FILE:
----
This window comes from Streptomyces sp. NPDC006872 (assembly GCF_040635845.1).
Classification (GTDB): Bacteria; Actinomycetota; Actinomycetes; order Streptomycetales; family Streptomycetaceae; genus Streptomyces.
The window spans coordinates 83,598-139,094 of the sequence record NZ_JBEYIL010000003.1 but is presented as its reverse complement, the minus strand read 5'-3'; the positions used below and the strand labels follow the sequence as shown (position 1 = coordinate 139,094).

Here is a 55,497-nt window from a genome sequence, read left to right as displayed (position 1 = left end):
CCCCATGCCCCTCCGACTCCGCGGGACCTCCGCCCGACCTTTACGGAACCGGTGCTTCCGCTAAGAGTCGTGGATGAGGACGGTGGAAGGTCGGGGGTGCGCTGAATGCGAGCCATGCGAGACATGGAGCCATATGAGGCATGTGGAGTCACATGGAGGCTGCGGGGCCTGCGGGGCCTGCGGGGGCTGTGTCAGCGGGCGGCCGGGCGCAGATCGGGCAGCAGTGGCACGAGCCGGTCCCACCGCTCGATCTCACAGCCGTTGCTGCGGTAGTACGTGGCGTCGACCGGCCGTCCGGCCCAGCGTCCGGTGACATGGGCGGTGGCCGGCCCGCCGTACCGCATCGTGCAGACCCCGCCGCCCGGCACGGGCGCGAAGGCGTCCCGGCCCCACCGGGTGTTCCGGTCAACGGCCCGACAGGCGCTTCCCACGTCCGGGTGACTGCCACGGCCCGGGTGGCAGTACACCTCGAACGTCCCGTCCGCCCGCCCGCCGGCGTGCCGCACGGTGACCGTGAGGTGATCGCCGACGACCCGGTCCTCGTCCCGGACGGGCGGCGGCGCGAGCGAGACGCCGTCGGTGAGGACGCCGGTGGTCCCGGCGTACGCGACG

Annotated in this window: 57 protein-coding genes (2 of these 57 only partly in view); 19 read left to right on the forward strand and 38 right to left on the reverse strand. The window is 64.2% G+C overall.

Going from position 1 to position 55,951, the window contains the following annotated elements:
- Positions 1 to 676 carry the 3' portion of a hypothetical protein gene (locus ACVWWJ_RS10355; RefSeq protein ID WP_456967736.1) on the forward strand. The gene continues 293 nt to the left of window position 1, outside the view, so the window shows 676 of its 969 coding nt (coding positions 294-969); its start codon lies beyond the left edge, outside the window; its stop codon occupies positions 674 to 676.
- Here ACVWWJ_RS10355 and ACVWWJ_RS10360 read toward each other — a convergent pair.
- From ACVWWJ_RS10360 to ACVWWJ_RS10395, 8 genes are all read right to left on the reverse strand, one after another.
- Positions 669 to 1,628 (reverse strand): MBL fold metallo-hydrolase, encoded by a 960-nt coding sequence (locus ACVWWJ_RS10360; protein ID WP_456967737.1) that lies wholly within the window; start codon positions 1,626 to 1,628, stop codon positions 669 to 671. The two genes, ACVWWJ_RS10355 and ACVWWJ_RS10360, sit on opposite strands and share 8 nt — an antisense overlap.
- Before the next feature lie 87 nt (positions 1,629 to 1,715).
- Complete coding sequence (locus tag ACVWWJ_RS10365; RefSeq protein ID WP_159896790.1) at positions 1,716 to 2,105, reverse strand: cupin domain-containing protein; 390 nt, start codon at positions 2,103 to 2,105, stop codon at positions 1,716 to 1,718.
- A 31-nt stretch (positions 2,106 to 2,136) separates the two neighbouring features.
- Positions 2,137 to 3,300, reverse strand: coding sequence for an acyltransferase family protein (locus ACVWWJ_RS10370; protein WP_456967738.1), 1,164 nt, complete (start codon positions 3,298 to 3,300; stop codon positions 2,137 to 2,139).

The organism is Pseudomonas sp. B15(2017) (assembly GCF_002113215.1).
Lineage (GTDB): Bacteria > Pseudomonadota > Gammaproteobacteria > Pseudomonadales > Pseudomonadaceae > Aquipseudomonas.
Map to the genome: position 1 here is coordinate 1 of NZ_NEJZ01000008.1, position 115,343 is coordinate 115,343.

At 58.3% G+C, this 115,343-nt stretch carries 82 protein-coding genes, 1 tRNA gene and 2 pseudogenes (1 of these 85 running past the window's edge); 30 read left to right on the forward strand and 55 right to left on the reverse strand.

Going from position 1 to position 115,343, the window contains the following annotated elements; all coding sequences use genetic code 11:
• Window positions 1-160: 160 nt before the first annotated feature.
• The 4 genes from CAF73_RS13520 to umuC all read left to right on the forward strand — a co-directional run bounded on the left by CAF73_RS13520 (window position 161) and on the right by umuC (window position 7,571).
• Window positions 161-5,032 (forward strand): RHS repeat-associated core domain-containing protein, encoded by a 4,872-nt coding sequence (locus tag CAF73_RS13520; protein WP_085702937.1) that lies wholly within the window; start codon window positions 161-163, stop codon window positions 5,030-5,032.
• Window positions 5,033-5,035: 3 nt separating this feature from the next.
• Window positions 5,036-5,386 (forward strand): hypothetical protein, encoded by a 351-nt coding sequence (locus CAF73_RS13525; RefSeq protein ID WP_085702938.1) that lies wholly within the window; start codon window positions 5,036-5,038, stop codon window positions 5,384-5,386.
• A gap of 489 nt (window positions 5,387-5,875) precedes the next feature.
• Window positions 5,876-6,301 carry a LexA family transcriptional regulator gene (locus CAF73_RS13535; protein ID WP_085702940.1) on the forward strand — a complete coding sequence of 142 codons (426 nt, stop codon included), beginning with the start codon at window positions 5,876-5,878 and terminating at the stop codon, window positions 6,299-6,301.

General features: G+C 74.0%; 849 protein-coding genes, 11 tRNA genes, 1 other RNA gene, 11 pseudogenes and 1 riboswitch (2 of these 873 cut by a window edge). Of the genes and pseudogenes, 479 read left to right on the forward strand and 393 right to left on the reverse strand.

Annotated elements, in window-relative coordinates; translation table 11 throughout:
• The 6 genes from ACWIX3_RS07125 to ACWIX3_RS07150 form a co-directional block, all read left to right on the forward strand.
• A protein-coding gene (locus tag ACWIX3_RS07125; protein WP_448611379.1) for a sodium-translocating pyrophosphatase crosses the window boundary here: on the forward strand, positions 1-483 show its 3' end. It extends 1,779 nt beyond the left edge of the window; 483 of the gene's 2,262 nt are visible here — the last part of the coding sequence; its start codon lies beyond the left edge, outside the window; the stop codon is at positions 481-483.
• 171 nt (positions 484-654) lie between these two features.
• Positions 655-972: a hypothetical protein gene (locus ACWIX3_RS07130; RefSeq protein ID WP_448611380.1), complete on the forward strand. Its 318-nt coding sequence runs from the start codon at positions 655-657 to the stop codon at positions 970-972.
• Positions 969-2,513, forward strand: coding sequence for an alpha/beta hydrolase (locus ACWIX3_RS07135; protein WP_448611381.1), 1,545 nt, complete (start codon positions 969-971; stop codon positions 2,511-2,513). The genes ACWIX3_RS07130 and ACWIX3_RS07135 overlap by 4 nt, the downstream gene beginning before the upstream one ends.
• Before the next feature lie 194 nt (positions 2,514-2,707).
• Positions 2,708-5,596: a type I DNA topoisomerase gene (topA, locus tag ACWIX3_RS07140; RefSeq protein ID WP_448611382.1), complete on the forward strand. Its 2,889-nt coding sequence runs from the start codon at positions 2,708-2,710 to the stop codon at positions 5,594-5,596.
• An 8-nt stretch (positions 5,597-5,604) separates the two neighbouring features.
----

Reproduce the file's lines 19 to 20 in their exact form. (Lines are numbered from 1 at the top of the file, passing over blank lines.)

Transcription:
At 58.3% G+C, this 115,343-nt stretch carries 82 protein-coding genes, 1 tRNA gene and 2 pseudogenes (1 of these 85 running past the window's edge); 30 read left to right on the forward strand and 55 right to left on the reverse strand.

Going from position 1 to position 115,343, the window contains the following annotated elements; all coding sequences use genetic code 11: